Gothic Films in the Criterion Collection, pt. II

Last week we looked at Gothic Films in the Criterion Collection made before 1950. Let’s now explore what the collection has to offer from the second half of the century!

The Night of the Hunter, 1955. Dir. Charles Laughton (USA).

CC The Night of the Hunter

The Night of the Hunter—incredibly, the only film the great actor Charles Laughton ever directed—is truly a stand-alone masterwork. A horror movie with qualities of a Grimm fairy tale, it stars a sublimely sinister Robert Mitchum as a traveling preacher named Harry Powell (he of the tattooed knuckles), whose nefarious motives for marrying a fragile widow, played by Shelley Winters, are uncovered by her terrified young children. Graced by images of eerie beauty and a sneaky sense of humor, this ethereal, expressionistic American classic—also featuring the contributions of actress Lillian Gish and writer James Agee—is cinema’s most eccentric rendering of the battle between good and evil.

Diabolique, 1955. Dir. Henri-Georges Clouzot (France).

CC Diabolique 1955

Before Psycho, Peeping Tom, and Repulsion, there was Diabolique. This thriller from Henri‑Georges Clouzot, which shocked audiences in Europe and the U.S., is the story of two women—the fragile wife and the willful mistress of the sadistic headmaster of a boys’ boarding school—who hatch a daring revenge plot. With its unprecedented narrative twists and terrifying images,Diabolique is a heart-grabbing benchmark in horror filmmaking, featuring outstanding performances by Simone Signoret, Véra Clouzot, and Paul Meurisse.

Eyes Without a Face, 1960. Dir. Georges Franju (France).

CC Eyes w:o a Face

At his secluded chateau in the French countryside, a brilliant, obsessive doctor (Pierre Brasseur) attempts a radical plastic surgery to restore the beauty of his daughter’s disfigured countenance—at a horrifying price. Eyes Without a Face, directed by the supremely talented Georges Franju, is rare in horror cinema for its odd mixture of the ghastly and the lyrical, and it has been a major influence on the genre in the decades since its release. There are images here—of terror, of gore, of inexplicable beauty—that once seen are never forgotten.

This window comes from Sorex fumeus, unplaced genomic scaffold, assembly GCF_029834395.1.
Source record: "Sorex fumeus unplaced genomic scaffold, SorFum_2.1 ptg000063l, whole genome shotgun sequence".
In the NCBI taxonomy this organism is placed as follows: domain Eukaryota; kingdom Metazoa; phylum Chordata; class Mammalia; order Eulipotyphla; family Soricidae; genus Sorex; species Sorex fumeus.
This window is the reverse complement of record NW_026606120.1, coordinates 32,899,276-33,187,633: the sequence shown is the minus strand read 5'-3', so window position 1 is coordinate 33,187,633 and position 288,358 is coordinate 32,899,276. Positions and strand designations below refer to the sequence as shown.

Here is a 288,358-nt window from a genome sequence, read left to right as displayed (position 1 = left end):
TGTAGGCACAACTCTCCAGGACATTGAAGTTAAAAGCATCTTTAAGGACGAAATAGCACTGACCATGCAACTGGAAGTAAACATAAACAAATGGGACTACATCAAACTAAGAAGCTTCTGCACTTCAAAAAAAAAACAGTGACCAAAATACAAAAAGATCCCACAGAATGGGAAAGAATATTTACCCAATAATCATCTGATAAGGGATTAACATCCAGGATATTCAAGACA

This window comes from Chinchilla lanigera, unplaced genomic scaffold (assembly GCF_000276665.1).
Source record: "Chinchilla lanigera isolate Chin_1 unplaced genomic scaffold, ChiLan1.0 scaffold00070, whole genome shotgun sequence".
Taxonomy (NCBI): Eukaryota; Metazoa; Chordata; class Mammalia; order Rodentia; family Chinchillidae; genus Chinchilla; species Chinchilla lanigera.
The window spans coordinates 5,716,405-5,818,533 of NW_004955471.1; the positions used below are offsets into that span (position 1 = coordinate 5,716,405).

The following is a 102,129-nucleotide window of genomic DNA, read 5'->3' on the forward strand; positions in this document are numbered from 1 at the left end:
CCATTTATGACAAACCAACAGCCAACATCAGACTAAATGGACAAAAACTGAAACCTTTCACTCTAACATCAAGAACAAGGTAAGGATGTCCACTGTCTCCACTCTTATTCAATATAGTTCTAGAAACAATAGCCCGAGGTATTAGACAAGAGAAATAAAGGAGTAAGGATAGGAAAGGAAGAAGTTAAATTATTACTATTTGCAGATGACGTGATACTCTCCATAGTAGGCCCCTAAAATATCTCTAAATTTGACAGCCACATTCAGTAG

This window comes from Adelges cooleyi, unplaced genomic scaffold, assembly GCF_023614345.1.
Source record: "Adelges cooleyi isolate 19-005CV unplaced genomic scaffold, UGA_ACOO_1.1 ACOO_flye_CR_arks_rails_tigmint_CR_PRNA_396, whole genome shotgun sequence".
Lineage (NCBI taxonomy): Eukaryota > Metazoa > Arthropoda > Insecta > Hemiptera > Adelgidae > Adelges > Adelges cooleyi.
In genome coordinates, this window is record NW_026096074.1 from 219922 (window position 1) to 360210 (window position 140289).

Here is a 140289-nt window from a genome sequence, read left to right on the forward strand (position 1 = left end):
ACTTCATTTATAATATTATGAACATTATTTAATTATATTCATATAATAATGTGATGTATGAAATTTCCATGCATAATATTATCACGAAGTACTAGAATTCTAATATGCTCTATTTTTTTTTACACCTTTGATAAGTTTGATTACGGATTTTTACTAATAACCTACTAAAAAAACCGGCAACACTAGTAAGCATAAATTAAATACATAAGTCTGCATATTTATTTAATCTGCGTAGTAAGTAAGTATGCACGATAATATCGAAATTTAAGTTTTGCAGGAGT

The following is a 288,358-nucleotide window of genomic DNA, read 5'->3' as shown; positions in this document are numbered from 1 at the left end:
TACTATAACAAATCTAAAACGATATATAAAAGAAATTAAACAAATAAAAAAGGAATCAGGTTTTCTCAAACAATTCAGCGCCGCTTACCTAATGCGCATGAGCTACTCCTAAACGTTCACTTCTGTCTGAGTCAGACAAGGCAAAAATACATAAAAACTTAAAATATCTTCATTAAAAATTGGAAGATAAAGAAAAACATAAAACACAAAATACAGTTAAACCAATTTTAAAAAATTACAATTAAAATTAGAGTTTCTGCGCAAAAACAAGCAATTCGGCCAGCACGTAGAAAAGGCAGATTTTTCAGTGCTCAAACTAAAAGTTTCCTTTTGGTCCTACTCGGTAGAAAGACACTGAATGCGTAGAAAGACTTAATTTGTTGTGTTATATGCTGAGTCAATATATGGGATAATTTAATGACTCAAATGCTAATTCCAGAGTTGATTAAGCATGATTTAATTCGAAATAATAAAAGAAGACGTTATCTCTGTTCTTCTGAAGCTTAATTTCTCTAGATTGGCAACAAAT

The Innocents, 1961. Dir. Jack Clayton (USA).

CC Innocents

This genuinely frightening, exquisitely made supernatural gothic stars Deborah Kerr as an emotionally fragile governess who comes to suspect that there is something very, very wrong with her precocious new charges. A psychosexually intensified adaptation of Henry James’s classic The Turn of the Screw, cowritten by Truman Capote and directed by Jack Clayton, The Innocents is a triumph of narrative economy and technical expressiveness, from its chilling sound design to the stygian depths of its widescreen cinematography by Freddie Francis.

Carnival of Souls, 1962. Dir. Herk Harvey (USA).

CC Carnival of Souls

Herk Harvey’s macabre masterpiece gained a cult following through late night television and has been bootlegged for years. Made by industrial filmmakers on a modest budget, Carnival of Souls was intended to have the “look of a Bergman” and “feel of a Cocteau,” and succeeds with its strikingly used locations and spooky organ score. Mary Henry (Candace Hilligoss) survives a drag race in a rural Kansas town, then takes a job as a church organist in Salt Lake City. En route, she becomes haunted by a bizarre apparition that compels her to an abandoned lakeside pavilion.

Rosemary’s Baby, 1968. Dir. Roman Polanski (USA).

CC Rosemary's Baby

Horrifying and darkly comic, Rosemary’s Baby was Roman Polanski’s Hollywood debut. This wildly entertaining nightmare, faithfully adapted from Ira Levin’s best seller, stars a revelatory Mia Farrow as a young mother-to-be who grows increasingly suspicious that her overfriendly elderly neighbors (played by Sidney Blackmer and an Oscar-winning Ruth Gordon) and self-involved husband (John Cassavetes) are hatching a satanic plot against her and her baby. In the decades of occult cinema that Polanski’s ungodly masterpiece has spawned, it has never been outdone for sheer psychological terror.

Blood for Dracula, 1974. Dir. Paul Morrissey (USA).

CC Blood for Dracula

Paul Morrissey’s moralistic take on modern values is a brash mixture of humor, horror, and sex—and a revelation to fans of the horror film. In Blood for Dracula, the infamous count searches Italy for virgin blood. Criterion presents the long-suppressed director’s cut of this outrageous cult classic in a widescreen transfer.

The Devil’s Backbone, 2001. Dir. Guillermo del Toro (Spain/Mexico).

CC Devil's Backbone

One of the most personal films by Guillermo del Toro, The Devil’s Backbone is also among his most frightening and emotionally layered. Set during the final week of the Spanish Civil War, it tells the tale of a twelve-year-old boy who, after his freedom-fighting father is killed, is sent to a haunted rural orphanage full of terrible secrets. Del Toro expertly combines gothic ghost story, murder mystery, and historical melodrama in a stylish mélange that, like his laterPan’s Labyrinth, reminds us the scariest monsters are often the human ones.

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